14. Simon J. Evenett & Wolfgang Keller, 2002. "On Theories Explaining the Success of the Gravity Equation," Journal of Political Economy, University of Chicago Press, vol. 110(2), pages 281-316, April.
    15. Heckman, James, 2013. "Sample selection bias as a specification error," Applied Econometrics, Publishing House "SINERGIA PRESS", pages 129-137.
    16. Maurice Schiff & L. Alan Winters, 2003. "Regional Integration and Development," World Bank Publications, The World Bank, number 15172.
    17. Jonathan Eaton & Samuel Kortum, 2002. "Technology, Geography, and Trade," Econometrica, Econometric Society, vol. 70(5), pages 1741-1779, September.
    18. Anderson, James E, 1979. "A Theoretical Foundation for the Gravity Equation," American Economic Review, American Economic Association, vol. 69(1), pages 106-116, March.
    Full references (including those not matched with items on IDEAS)

    Citations

    Citations are extracted by the CitEc Project, subscribe to its RSS feed for this item.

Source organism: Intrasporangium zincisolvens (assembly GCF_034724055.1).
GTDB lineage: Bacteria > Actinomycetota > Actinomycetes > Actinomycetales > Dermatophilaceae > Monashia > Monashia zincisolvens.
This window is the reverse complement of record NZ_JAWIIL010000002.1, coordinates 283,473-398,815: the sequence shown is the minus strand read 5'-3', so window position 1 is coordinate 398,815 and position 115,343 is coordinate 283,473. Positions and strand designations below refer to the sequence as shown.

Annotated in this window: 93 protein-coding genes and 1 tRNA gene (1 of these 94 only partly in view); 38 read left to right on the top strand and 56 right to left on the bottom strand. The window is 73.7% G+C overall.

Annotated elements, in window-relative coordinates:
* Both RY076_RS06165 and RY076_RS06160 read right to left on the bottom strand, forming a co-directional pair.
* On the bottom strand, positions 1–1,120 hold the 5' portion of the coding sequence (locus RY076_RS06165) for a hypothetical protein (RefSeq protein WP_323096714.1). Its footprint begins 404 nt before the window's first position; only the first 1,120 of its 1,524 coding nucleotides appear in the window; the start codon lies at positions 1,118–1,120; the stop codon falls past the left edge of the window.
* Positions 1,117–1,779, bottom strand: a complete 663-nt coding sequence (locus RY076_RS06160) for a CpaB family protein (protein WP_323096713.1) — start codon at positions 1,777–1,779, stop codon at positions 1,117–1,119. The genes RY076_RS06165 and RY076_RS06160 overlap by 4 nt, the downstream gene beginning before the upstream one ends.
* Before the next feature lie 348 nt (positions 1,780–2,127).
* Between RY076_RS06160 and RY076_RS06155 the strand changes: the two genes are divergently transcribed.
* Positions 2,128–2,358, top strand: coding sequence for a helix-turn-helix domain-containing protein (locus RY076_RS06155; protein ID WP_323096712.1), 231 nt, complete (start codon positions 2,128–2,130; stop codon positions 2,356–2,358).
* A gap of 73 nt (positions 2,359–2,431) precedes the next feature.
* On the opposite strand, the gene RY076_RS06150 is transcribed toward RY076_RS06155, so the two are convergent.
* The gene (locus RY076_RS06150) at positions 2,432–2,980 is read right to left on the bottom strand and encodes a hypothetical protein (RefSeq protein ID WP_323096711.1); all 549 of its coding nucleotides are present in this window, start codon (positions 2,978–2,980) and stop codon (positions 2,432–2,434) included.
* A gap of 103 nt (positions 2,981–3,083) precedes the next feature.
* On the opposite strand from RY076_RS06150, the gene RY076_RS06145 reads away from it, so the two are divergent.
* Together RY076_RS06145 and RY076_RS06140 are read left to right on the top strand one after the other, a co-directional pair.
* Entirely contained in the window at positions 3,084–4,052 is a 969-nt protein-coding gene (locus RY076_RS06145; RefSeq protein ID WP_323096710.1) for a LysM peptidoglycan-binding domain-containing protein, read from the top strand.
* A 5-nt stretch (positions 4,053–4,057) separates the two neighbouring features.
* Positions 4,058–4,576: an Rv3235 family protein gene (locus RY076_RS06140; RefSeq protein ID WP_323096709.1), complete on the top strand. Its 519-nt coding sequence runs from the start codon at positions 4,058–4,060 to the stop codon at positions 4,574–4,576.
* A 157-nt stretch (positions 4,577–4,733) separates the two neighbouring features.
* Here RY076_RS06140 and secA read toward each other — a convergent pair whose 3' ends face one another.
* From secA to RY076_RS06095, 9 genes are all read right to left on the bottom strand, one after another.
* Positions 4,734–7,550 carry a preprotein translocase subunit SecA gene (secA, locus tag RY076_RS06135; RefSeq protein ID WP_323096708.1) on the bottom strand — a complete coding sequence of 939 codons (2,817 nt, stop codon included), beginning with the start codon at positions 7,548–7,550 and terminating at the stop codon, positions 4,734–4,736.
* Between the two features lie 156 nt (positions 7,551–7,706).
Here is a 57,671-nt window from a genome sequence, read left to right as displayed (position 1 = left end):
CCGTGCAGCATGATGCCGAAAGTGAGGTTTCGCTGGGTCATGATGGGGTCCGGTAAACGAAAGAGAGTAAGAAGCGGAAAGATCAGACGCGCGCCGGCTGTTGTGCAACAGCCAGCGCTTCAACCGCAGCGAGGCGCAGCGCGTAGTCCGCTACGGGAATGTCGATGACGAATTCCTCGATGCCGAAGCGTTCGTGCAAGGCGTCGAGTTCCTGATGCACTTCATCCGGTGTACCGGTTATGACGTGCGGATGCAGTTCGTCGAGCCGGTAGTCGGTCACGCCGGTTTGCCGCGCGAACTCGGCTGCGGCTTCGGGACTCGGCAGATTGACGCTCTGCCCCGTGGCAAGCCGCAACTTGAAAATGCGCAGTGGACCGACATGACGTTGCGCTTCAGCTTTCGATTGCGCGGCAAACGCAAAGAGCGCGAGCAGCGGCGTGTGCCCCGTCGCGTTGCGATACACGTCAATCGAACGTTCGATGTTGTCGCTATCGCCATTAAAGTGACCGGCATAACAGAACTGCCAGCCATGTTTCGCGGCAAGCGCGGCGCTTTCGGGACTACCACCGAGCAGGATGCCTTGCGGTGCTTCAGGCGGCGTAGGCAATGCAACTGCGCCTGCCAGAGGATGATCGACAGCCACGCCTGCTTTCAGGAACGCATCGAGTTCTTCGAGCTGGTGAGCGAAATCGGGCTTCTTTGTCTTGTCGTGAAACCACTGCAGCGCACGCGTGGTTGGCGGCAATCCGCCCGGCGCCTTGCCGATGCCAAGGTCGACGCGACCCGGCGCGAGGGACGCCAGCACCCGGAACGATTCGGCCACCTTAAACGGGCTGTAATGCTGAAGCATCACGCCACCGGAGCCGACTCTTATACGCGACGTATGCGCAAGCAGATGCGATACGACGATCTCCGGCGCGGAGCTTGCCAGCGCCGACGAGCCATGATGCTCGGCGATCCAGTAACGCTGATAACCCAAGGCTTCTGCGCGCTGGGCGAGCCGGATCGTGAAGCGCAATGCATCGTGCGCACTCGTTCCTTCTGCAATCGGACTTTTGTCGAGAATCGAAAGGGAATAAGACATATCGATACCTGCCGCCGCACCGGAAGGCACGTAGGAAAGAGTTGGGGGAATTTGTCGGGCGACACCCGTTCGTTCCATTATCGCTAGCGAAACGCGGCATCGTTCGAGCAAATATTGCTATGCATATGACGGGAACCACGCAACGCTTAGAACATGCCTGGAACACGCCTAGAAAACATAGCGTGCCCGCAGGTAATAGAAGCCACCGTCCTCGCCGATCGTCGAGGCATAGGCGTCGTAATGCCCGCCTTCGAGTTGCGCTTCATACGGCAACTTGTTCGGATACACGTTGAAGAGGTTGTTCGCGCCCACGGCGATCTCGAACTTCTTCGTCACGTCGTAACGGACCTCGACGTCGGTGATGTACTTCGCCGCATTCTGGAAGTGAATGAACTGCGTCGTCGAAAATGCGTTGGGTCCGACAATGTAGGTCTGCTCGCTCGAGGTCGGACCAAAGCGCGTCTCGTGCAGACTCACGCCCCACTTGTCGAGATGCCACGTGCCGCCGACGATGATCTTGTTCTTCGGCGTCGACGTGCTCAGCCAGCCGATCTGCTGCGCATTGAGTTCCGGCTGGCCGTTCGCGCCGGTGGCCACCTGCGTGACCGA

as


    Cited by:

    1. Hinz, Julian, 2017. "The ties that bind: Geopolitical motivations for economic integration," Kiel Working Papers 2085, Kiel Institute for the World Economy (IfW).
    2. Vincent Vicard, 2009. "On trade creation and regional trade agreements: does depth matter?," Review of World Economics (Weltwirtschaftliches Archiv), Springer;Institut für Weltwirtschaft (Kiel Institute for the World Economy), pages 167-187.
    3. Emily Blanchard & Xenia Matschke, 2015. "U.S. Multinationals and Preferential Market Access," The Review of Economics and Statistics, MIT Press, pages 839-854.
    4. Carlos Felipe Jaramillo & Daniel Lederman & Maurizio Bussolo & David Gould & Andrew Mason, 2006. "Challenges of CAFTA : Maximizing the Benefits for Central America," World Bank Publications, The World Bank, number 7127.
    5. Cooke, Edgar F. A., 2011. "A matching approach to study the impact of agoa on Sub-Saharan African countries," MPRA Paper 34670, University Library of Munich, Germany.
    6. Bernhard Herz & Marco Wagner, 2011. "The Dark Side of the Generalized System of Preferences," Review of International Economics, Wiley Blackwell, vol. 19(4), pages 763-775, September.
    7. Calì, Massimiliano & te Velde, Dirk Willem, 2011. "Does Aid for Trade Really Improve Trade Performance?," World Development, Elsevier, vol. 39(5), pages 725-740, May.